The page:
Social Problems Discussed in ‘The Catcher in The Rye’

The Catcher in the Rye is a timeless masterpiece of coming-of-age fiction, an elegy to the isolation of adolescence that captures the universal yearning for belonging and the baffling grief that accompany adulthood.

This famous novel by J.D. Salinger (1919-2010) about adolescent angst and independence was first published in 1951. The book was chosen as one of the top 100 novels published in the English language since 1923. It was recognized as one of the top 100 books written in English during the twentieth century by Modern Library and its readers. In the 1950s and 1960s, it became the novel that every adolescent male wanted to read.

That’s why this book is frequently discussed in Literature classes. Many instructors give assignments related to this novel to their students, so they can dig deeper into the topic. If you want to see how people view this work from different angles, check The Catcher in The Rye essay in our database of school assignments. After following the link, you will find tons of free examples of well-written essays that will help you complete your own paper and expand your outlook.

If you want to know what social problems are discussed in this amazing book, keep reading!


Self-Defense Through Isolation

Holden seems to be mistreated and isolated from society throughout the narrative. He tells Mr. Spencer that he is stuck on “the other side” of life and that he is always trying to find his place in a society to which he does not believe he truly belongs. As the story develops, we see that Holden’s isolation serves as a form of self-preservation.

He exploits his solitude as evidence that he is superior to the others around him, much as he does by wearing his hunting cap (see “Symbols,” below) to proclaim his individuality. His cynical sense of superiority is a kind of self-protection, as interactions with other people typically leave him feeling confused and overwhelmed. Therefore, Holden’s isolation is the driving force for his relative stability.


The Difficulty Of Growing Up

Most interpretations of The Catcher in the Rye classify it as a bildungsroman or coming-of-age story. Holden Caulfield is an odd protagonist for a bildungsroman because his primary purpose is to oppose the process of becoming an adult, but it is fair to examine the work in such terms. Holden’s inability to adapt to new situations and his anxiety in the face of complexity are on full display in his reflections on the Museum of Natural History.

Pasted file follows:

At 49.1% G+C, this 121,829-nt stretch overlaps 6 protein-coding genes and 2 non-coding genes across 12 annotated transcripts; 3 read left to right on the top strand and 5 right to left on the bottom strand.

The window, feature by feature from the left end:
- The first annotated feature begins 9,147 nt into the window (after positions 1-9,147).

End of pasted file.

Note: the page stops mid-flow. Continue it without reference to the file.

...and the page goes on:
Like the museum’s Eskimos and Indians, he would like for the world to remain permanently frozen in a simple, static form. He fears the world because he too is vulnerable to the flaws he criticizes in other people and because he lacks the ability to make sense of it all. Only when discussing sex does he concede, “[s]ex is something I just don’t understand.” Despite this, he stubbornly refuses to accept that he is scared.


The Pretendness of Mature Society

One of Holden’s favorite ideas is “phoniness,” the adjective that has become synonymous with The Catcher in the Rye. It’s his shorthand for all the pretentiousness, hypocrisy, and insincerity he sees in the world. Holden argues in Chapter 22 that grownups are invariably phonies and, worse, they can’t detect their own phoniness.

Holden uses phoniness as a symbol for everything wrong with the world and an excuse to escape into his cynical solitude. Holden’s remarks are not completely mistaken, but they are oversimplified. When Holden is in the narrative voice, he may be incredibly observant, and he is keenly aware of the superficiality of the people around him. Numerous individuals, he meets throughout the narrative, come across as offending, arrogant, or shallow.



Holden’s views on religion are mixed, like his views on most other aspects of life. Religion appeals to him because he believes it has the potential to provide him with a sense of spiritual stability in a world that might otherwise be overwhelming and sad. Throughout the story, Holden longs for such a stable foundation. He often thinks that being with a young lady will make him feel less alone, but his attempts to form relationships with women often end in failure. Instead, Holden occasionally considers Jesus. There are a handful of reasons why Jesus resonates with Holden.

To begin, Jesus is not a pretender. Holden says that if Jesus had seen how commercialized Christmas has become, he “would’ve thrown up.” Second, Jesus gives special treatment to those who are marginalized by society. Holden observes this when thinking about the biblical account of Jesus restoring sanity to a man who had gone mad. Holden, who often refers to himself as a “madman,” thinks that Jesus can heal him as well. Holden longs for a sense of spiritual foundation, yet he finds institutional religion disgusting.

As Holden sees it, humans become hypocrites when they adhere to externally imposed rituals, religion, and dogma. Holden acknowledges Jesus as a spiritual leader but doesn’t believe in the religion that bears his name.


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